The alternative mode of constraint control is enabled by setting [configure -limitconstraints] to true. With that configuration setting, all existing constraints other than those in the constraint list returned by [configure -constraints] are set to false. When the value of [configure -constraints] is set, all those constraints are set to true. The effect is that when both options [configure -constraints] and [configure -limitconstraints] are in use, only those tests including only constraints from the [configure -constraints] list are run; all others are skipped. For example, one might set up a configuration with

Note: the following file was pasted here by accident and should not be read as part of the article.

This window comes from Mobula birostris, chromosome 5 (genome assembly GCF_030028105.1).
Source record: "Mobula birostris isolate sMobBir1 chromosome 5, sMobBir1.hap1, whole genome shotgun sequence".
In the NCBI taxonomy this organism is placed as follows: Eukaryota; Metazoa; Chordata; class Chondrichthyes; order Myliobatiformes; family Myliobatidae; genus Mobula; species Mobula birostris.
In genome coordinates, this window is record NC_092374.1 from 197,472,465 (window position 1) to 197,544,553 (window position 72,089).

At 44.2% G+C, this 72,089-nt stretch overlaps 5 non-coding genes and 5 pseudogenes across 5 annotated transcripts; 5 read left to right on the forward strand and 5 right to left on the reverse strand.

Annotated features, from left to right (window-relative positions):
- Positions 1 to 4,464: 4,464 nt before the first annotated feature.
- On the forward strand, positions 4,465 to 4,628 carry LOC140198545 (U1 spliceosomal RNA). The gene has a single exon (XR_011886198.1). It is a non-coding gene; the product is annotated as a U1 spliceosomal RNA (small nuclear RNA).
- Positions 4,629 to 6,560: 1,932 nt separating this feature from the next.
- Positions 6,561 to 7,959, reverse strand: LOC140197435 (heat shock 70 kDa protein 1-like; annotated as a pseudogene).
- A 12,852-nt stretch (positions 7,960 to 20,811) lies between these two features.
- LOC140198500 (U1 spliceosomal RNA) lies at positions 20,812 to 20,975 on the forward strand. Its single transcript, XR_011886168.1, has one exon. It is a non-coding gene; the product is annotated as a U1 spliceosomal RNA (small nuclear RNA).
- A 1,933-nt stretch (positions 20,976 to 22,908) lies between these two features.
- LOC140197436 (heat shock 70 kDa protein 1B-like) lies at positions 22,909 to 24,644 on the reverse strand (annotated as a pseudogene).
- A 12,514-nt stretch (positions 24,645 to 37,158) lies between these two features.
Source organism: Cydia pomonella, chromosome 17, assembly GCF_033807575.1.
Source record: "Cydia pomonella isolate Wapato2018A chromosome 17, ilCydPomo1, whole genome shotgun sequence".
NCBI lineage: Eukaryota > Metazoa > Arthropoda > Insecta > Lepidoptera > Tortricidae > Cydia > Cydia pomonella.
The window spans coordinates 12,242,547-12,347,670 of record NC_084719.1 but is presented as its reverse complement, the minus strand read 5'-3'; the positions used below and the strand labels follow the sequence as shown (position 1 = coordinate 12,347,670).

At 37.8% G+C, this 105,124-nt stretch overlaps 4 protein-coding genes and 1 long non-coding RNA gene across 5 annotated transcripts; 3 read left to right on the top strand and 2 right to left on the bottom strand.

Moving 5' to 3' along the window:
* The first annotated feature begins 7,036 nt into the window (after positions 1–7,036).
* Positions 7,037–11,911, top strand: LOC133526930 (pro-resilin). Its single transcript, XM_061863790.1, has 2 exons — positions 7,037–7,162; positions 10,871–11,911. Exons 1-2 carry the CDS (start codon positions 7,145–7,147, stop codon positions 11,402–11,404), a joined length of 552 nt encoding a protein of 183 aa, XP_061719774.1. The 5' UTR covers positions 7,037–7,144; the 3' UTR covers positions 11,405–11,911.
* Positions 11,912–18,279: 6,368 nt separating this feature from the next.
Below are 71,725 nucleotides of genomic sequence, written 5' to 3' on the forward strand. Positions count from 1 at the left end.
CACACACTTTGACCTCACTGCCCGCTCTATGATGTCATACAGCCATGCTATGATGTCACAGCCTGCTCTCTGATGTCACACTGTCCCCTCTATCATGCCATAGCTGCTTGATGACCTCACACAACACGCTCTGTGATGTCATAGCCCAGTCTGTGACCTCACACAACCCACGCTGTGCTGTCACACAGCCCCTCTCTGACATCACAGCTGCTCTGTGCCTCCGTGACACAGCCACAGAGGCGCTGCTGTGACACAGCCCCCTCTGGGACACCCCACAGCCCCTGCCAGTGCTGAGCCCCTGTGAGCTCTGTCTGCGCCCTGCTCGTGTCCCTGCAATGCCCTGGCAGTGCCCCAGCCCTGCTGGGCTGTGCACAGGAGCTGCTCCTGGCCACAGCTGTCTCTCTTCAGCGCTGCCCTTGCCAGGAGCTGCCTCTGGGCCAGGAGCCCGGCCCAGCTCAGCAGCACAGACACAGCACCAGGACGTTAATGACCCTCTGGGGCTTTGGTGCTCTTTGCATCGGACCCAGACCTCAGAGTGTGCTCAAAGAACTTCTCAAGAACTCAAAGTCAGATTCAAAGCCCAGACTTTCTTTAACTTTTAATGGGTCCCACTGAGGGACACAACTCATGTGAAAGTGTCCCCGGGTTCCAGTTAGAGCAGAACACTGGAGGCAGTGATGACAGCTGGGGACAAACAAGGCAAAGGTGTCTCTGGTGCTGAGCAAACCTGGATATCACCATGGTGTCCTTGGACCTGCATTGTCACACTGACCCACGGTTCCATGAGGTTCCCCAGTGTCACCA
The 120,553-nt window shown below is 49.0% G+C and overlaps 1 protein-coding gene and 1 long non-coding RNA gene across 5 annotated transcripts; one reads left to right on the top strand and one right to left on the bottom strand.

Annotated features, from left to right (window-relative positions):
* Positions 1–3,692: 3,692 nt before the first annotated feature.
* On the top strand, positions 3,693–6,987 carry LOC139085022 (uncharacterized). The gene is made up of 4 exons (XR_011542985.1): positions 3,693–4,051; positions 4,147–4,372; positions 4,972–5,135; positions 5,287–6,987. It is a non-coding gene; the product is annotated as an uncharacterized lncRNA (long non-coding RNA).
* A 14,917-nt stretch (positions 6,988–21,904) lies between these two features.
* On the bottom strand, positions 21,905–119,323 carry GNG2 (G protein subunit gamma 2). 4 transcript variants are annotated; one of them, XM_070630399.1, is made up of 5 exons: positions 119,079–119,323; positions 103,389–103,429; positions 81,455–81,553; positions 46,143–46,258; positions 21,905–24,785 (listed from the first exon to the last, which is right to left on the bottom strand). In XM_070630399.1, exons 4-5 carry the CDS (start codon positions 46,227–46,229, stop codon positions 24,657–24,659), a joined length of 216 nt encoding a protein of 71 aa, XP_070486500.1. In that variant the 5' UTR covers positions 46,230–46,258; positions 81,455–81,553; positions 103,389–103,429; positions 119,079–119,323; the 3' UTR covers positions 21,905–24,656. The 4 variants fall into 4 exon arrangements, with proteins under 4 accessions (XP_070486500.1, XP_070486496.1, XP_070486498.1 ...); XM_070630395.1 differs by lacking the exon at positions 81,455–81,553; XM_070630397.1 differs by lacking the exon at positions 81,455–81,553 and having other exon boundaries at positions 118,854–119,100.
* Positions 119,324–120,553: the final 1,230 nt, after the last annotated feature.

configure -constraints knownBug \
          -limitconstraints true \
          -verbose pass
to run exactly those tests that exercise known bugs, and discover whether any of them pass, indicating the bug had been fixed.

RUNNING ALL TESTS

The single command [runAllTests] is evaluated to run an entire test suite, spanning many files and directories. The configuration options of tcltest control the precise operations. The [runAllTests] command begins by printing a summary of its configuration to [outputChannel].